He had us set up in a comfortable reunion room next to the RV camping sites that would serve as cook sites. Plenty of room for everyone to spread out. Clara and Jonathan Williams served as reps and were glad to be back in the area. They hadn't been down since serving as reps for the Tecumseh event that was on hiatus this year (but happily is back on the calendar to return next year). So judges parking was set up over by the tribal grocery store -- other side of a field and bridge over a small creek. That would have been fine on a normal day but made for an adventure in the rain. No pavement but plenty of muddy holes to step in. Since there were no cars to be shown it would have been great if we could have parked in their spots -- they were still empty when judging was finished and we left.

Food was good, by and large, for an event with just 25 teams. It would appear that it served as a warm-up event for a few very successful teams headed for the American Royal just a week away. The top three overall finishers were all headed for the invitational (and open) contests in Kansas City if we're not mistaken. Alas there were some other less experienced and less capable teams on hand too. I would swear that one of the pieces of brisket we were given was boiled. It was gray and rubbery and flavorless with some gelatinous fat clinging to the bottom. There were only four tables (24 judges for 25 teams) and at our table we heard another had gotten a box of gray chicken breasts (!) with kale and  scallions as garnish -- double no-no. Word is the reps went out to explain the DQ to the team and saw ribs boiling on the smoker. Nothing against rules in that but it seems like a waste of time, effort and money.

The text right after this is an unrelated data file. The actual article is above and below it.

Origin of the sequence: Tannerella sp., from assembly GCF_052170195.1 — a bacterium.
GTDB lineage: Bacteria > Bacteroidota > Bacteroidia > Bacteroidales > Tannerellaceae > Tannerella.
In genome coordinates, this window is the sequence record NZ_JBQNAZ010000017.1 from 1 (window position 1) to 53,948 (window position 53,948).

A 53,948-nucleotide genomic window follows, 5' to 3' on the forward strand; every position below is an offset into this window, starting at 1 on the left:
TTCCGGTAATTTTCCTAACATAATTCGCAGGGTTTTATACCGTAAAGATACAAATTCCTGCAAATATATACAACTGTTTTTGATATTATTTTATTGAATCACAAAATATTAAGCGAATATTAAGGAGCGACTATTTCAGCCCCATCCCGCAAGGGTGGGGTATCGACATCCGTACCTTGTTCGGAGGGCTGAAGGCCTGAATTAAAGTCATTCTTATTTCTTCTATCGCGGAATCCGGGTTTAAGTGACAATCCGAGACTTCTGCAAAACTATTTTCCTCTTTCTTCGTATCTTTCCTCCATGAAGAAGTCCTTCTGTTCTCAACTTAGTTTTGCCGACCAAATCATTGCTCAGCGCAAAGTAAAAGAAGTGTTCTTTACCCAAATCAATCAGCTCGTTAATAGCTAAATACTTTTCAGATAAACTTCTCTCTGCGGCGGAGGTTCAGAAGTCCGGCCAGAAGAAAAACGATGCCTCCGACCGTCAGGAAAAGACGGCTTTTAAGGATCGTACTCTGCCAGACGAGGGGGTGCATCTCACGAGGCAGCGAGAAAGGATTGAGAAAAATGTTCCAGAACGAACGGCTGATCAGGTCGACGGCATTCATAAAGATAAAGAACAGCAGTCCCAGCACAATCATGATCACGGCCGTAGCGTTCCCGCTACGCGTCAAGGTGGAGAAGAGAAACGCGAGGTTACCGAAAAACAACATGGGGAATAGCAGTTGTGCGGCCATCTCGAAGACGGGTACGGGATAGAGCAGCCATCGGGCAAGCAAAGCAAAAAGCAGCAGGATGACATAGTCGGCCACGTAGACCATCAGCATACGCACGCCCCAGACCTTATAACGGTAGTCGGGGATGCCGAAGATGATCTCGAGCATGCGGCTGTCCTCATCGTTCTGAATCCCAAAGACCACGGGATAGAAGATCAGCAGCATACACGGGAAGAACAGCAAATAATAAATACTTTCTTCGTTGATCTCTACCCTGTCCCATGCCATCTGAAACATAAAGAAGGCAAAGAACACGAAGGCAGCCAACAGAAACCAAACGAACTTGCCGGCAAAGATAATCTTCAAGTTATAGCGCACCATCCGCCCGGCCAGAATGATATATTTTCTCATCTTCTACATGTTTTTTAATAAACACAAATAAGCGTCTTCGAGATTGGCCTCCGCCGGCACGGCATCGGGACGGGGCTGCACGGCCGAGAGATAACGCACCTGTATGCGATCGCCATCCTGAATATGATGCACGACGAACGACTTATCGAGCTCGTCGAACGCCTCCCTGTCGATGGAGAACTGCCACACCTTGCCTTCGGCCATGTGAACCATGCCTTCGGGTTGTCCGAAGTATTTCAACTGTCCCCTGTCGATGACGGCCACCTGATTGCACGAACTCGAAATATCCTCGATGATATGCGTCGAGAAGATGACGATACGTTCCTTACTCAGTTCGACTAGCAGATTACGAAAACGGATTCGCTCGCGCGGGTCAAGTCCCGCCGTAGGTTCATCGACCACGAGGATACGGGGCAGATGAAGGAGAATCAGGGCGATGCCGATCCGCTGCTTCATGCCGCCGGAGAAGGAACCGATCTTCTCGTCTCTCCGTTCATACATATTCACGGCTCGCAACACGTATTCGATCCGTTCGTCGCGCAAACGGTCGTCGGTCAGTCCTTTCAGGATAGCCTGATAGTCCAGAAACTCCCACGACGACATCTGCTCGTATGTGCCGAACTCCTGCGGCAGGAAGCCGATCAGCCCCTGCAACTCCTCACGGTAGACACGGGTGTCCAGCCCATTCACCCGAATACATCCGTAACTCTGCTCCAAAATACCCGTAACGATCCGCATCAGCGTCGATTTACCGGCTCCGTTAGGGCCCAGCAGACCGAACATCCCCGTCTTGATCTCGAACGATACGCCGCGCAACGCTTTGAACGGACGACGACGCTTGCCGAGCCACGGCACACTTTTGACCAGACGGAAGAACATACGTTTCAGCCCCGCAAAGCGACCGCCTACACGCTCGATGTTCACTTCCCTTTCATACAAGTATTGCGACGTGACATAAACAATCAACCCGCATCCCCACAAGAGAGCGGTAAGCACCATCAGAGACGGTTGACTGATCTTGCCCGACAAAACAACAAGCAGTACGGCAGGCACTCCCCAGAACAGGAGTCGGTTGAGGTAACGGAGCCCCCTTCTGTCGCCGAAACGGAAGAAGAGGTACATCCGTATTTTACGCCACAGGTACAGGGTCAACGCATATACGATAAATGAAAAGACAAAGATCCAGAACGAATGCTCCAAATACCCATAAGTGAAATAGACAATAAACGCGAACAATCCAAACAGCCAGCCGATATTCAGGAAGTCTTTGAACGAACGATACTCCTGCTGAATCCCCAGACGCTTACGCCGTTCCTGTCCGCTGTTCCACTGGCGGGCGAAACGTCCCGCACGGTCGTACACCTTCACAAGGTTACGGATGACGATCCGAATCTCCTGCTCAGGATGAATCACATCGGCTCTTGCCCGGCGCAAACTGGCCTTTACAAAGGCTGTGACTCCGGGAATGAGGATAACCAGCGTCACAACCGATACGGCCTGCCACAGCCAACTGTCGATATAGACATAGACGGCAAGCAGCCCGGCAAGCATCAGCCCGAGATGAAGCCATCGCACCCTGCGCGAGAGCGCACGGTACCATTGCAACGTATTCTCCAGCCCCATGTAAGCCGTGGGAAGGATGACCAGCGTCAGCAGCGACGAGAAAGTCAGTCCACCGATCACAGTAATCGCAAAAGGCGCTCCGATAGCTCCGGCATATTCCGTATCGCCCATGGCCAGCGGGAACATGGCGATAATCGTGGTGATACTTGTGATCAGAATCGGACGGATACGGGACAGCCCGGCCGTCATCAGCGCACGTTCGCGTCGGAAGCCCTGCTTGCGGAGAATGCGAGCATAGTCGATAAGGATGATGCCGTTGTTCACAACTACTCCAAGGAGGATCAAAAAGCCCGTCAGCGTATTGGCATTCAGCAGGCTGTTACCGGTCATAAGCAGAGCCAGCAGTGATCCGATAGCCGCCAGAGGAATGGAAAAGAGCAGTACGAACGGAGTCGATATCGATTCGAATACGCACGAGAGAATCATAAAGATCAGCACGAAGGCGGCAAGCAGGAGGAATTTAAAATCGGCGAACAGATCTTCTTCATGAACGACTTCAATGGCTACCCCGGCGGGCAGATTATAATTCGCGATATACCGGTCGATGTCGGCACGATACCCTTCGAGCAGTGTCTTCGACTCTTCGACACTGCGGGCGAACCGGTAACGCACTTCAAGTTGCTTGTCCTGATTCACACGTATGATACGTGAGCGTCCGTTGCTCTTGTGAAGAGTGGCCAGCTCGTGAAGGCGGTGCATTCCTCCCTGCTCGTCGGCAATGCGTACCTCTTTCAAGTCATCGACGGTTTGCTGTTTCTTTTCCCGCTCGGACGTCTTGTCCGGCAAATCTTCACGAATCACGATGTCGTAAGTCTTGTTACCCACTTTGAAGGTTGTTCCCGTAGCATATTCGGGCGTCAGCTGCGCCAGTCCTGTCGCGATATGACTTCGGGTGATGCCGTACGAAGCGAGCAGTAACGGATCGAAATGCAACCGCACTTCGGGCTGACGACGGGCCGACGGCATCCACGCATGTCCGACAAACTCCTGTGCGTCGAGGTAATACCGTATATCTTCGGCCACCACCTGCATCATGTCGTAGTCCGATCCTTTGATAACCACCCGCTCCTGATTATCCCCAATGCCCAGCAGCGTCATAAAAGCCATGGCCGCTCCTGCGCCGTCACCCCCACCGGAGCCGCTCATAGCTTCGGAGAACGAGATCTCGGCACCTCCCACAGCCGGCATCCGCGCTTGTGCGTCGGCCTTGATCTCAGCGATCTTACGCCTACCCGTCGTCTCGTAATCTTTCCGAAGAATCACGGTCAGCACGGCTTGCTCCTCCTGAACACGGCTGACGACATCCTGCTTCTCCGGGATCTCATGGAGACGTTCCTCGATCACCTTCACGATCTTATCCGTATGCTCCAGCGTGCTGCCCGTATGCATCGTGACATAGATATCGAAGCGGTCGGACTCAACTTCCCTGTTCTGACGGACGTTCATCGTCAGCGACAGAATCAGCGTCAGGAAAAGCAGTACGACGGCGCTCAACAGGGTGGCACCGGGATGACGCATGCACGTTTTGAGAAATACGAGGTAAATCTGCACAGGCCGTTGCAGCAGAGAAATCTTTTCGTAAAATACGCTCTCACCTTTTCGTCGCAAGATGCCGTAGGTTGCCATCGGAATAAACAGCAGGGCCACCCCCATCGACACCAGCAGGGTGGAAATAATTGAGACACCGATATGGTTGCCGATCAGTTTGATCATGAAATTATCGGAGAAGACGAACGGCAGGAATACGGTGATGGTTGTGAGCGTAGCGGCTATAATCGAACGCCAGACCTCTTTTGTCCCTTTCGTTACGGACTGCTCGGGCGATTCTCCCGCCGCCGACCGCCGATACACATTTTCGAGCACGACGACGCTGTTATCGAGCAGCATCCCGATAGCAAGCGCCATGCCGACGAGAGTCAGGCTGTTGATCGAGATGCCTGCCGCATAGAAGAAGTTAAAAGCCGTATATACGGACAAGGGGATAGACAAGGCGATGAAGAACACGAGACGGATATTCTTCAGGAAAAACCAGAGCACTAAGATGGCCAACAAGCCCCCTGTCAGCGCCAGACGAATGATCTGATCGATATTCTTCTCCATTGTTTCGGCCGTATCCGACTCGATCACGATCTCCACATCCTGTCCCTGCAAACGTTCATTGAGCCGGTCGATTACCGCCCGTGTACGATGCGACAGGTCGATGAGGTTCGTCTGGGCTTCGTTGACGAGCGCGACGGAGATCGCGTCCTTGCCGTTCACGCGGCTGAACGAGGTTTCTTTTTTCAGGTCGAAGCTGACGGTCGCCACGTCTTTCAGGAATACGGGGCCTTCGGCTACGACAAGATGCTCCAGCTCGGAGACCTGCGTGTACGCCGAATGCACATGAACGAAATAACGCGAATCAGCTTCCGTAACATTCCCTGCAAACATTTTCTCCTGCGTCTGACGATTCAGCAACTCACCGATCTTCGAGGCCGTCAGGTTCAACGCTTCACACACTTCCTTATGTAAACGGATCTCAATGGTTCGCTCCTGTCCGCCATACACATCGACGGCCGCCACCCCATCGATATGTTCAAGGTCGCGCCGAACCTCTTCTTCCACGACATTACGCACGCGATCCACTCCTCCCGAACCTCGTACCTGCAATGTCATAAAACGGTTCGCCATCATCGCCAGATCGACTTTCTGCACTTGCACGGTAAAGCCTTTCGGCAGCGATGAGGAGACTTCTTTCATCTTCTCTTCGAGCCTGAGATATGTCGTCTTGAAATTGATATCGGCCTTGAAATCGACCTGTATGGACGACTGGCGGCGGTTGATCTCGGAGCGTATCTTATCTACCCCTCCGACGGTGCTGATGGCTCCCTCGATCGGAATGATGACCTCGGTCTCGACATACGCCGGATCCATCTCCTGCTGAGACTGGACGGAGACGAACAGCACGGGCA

Oh, yeah, and don't let us forget the food poisoning. Can't trace it back -- that's impossible -- but we suspect someone wasn't practicing food safety techniques on the chicken. There were several of us at the table that ate a bunch of a few pieces of chicken because it was pretty tasty. Some had some cramping. Another had full on explosive from both ends along with fever, chills and body aches. Outstanding. Lesson learned -- just taste the chicken. Don't ever eat it all. Ever. EVVVVER. Still -- can't wait to go back next year as this is an event with the potential to be something great.


Saturday, September 22, 2012

Art of BBQ

(Tulsa) - Here is an example of how not  to run a BBQ competition -- at least from the perspective of a judge who will not go through that again.

It all starts with the application process -- two parter -- the email and then the actual "application". All of this is done but with very little initial acknowledgement. There is the waiting -- Mr. Petty told us it's the hardest part and in most cases he's right. In the case of this contest it lasts from the initial contact all the way until two weeks before the date of judging. That's when the confirmation email comes -- or doesn't.

We all know and have all implicitly agreed that organizers may organize as they see fit. It's just the lay of the land and if they choose to do it badly then we, as judges, have two choices. We can either just grin and bear it or we can decide not to attend that particular event in the future. And if enough judges are of a like mind then they will either have a high non-CBJ percentage (and ultimately fail) or they will change the way they do business. This is another unwritten yet implicit agreement in the organizer-judge relationship. We cannot complain about it -- but we can blog about it.

It was the same last year with this one even though we didn't realize it until it was almost upon us. The confirmation came last year as well with two weeks to go. Evidently they want experience in judges. They take all applications until it is upon them and then pick the most experienced judges from the lot. And it worked -- there were a lot of masters in the room and it seemed as if very few had under 15 contests. Don't think there were any under 10.

The judging venue